According to the U.S. Census of 2010, Islam is the fastest growing religious movement in America, increasing 66.7% over the previous ten years, as compared to only a 1.7% increase among evangelical Protestants. How do we best relate the Gospel to Muslims? Here is a nugget from church history on Thomas Aquinas and the influx of Islam into medieval Europe with lessons for today.
So, how did the medieval church respond to the overwhelming cultural influence carried by the Arab Muslims into Christian Europe? Enter in Thomas Aquinas. Aquinas was a young Dominican monk in the 13th century as he thought about the growing influence of Islam throughout the known “Christian” world. But Aquinas knew that the famous ancient Greek philosopher, Aristotle, was perhaps the most important thinker enlisted by the Muslims to support Islamic belief. Aquinas began a nearly lifelong study of Aristotle. His magisterial Summa contra Gentiles was written in about 1264 largely as an apologetic treatise for use by Christian missionaries when explaining the faith to Muslim critics. In Summa contra Gentiles, he comments extensively on Aristotle, the great pagan thinker, in an effort to defend the Gospel.
Contemporary evangelical apologist, Dr. Norman Geisler, observes that Thomas Aquinas almost single-handedly turned back the tide of Islamic theological influence in Western Europe. But he did it not by fighting with the sword. He did it by fighting bad ideas with good ideas. Geisler notes that Aquinas took the time and the effort to carefully understand the thought-world of Aristotelian-inspired Islamic philosophy. By investing in the pagan thought-world of Aristotle, Aquinas was able to appreciate the good but also to explore ideas that challenged Islamic self-understanding in accordance with a biblical perspective. Despite some language constructs that seem out of place, Summa contra Gentiles (online-reading) remains a classic work with relevance for today.
I really do not know what Carl Medearis would think about my example of Thomas Aquinas. In previous Veracity postings, Medearis suggests that we need to be more creative in our approach to Islam. Does Aquinas provide the best model?
A few times, Aquinas could be very direct and confrontational in his critique of Islam. Lest you think that Aquinas was naive, he argued that while Christianity’s beginnings were associated with signs and wonders, early Islam was not founded on the basis of supernatural signs, but rather on the use of force, conquest, and even carnal desire (starting at note #4). Tough words, for sure.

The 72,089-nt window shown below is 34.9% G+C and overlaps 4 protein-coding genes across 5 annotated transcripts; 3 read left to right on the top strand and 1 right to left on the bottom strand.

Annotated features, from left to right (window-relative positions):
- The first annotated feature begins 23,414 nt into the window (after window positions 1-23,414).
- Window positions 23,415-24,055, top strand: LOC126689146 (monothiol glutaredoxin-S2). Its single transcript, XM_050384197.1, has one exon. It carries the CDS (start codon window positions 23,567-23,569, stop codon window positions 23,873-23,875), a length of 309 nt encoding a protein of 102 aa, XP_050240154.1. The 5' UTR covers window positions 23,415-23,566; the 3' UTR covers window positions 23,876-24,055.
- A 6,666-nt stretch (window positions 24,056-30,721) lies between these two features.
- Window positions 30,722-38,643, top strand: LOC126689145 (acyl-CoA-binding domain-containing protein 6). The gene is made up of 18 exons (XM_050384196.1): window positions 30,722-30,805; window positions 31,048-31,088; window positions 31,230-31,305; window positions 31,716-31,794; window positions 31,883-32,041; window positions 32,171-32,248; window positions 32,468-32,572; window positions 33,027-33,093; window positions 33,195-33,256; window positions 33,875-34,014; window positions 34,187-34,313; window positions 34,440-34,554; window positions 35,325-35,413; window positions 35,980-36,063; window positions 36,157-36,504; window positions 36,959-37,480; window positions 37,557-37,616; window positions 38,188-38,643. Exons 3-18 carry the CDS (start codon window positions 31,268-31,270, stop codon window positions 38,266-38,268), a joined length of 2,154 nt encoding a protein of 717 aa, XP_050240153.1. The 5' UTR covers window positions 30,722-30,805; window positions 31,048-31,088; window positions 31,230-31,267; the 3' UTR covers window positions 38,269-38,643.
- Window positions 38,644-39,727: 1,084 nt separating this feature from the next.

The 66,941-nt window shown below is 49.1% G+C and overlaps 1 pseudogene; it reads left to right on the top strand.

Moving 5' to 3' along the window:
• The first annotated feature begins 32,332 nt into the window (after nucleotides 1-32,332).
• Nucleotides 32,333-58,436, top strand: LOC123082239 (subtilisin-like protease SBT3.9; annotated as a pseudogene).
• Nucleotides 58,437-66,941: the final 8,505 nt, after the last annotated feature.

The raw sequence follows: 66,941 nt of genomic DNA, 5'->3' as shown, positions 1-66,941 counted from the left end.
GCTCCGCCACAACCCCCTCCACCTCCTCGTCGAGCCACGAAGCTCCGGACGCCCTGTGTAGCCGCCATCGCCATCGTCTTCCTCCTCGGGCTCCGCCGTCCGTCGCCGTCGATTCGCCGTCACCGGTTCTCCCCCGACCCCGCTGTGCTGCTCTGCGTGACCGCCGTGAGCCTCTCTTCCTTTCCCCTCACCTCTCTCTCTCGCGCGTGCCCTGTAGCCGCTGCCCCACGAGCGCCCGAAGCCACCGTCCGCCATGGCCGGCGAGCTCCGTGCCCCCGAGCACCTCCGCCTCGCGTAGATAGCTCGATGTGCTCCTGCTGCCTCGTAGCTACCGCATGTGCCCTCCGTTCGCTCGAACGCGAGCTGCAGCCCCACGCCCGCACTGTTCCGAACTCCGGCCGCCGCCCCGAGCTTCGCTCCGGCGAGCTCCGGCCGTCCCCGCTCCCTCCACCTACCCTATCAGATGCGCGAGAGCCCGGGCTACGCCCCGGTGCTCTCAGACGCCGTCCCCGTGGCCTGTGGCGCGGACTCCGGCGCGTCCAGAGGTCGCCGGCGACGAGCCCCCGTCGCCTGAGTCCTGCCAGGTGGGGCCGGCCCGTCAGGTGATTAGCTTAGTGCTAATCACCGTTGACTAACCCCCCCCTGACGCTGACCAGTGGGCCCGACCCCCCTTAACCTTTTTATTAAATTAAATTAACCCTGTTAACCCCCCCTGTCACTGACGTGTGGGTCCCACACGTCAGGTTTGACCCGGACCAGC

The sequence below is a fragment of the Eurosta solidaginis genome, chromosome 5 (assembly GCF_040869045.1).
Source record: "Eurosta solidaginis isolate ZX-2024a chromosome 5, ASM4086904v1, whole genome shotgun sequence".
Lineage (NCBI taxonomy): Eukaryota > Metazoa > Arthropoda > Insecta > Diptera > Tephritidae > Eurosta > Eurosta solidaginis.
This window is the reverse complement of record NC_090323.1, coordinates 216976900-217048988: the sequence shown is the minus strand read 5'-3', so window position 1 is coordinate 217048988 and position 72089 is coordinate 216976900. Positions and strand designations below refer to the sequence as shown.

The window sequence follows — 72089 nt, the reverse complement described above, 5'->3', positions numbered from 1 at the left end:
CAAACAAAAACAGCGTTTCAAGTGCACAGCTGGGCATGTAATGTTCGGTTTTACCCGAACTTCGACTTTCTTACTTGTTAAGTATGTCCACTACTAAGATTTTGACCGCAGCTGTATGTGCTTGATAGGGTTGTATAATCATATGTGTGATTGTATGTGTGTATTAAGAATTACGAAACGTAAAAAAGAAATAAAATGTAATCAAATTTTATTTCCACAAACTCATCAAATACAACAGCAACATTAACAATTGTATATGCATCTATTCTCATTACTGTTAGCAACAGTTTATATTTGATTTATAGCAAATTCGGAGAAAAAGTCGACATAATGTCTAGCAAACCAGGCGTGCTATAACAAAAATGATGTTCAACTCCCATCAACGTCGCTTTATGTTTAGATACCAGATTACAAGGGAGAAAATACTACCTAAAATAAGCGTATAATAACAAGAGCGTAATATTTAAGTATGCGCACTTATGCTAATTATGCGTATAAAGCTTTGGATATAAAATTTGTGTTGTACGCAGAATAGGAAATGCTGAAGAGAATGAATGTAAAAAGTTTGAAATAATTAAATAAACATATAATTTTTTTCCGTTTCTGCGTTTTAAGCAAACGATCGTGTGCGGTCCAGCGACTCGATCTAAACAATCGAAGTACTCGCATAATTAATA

Nevertheless, Aquinas was persuasive. Instead of attacking the Koran, Aquinas made his appeal to the common ground of natural philosophy shared by Muslims and Christians alike. When enlisting Aristotle, Aquinas found not an enemy but rather an ally to the Gospel. For example, Aquinas articulated numerous examples to argue for the existence of God, presenting the case that God is the “Prime Mover”. Perhaps you think differently, but as far as I am concerned, the apologetic approach of Thomas Aquinas that Norman Geisler favors is at least worthy of our consideration.
Another recent study shows that the number of mosques in the United States has doubled since the beginning of the 21st century. I have personally met more people from a Muslim background in the past couple of years than I have had any prior time in my life. How can the church respond? Perhaps we need followers of Christ who will do what Thomas Aquinas did in the 13th century, making the effort to better understand what our Muslim neighbors think, and then nudging them along towards Jesus.
Here is a great interview with Norman Geisler where he discusses the inspiring example of Thomas Aquinas. Geisler is going out a bit on a limb here, as not everyone in the evangelical community has such a favorable opinion of a Thomistic theological approach. For example, Francis Schaeffer produced a famous film series that was shown in hundreds of churches during my college years that has greatly inspired today’s evangelical intellectual renaissance. In How Should We Then Live?, Aquinas represents all that is wrong about Catholic rationalism. But Geisler has an answer to those criticisms. Find out for yourself and read the interview.
If you want to dive deeper into what Aquinas was really after with an application to the supposed “conflict” between science and faith, check out R. C. Sproul’s critique of what I call a Dualist approach to science and faith issues.
And for those of you with a mystic bent, who observe that Aquinas eventually laid down his pen and likened his previous intellectual work to “straw”, well…. we will get to that some other time.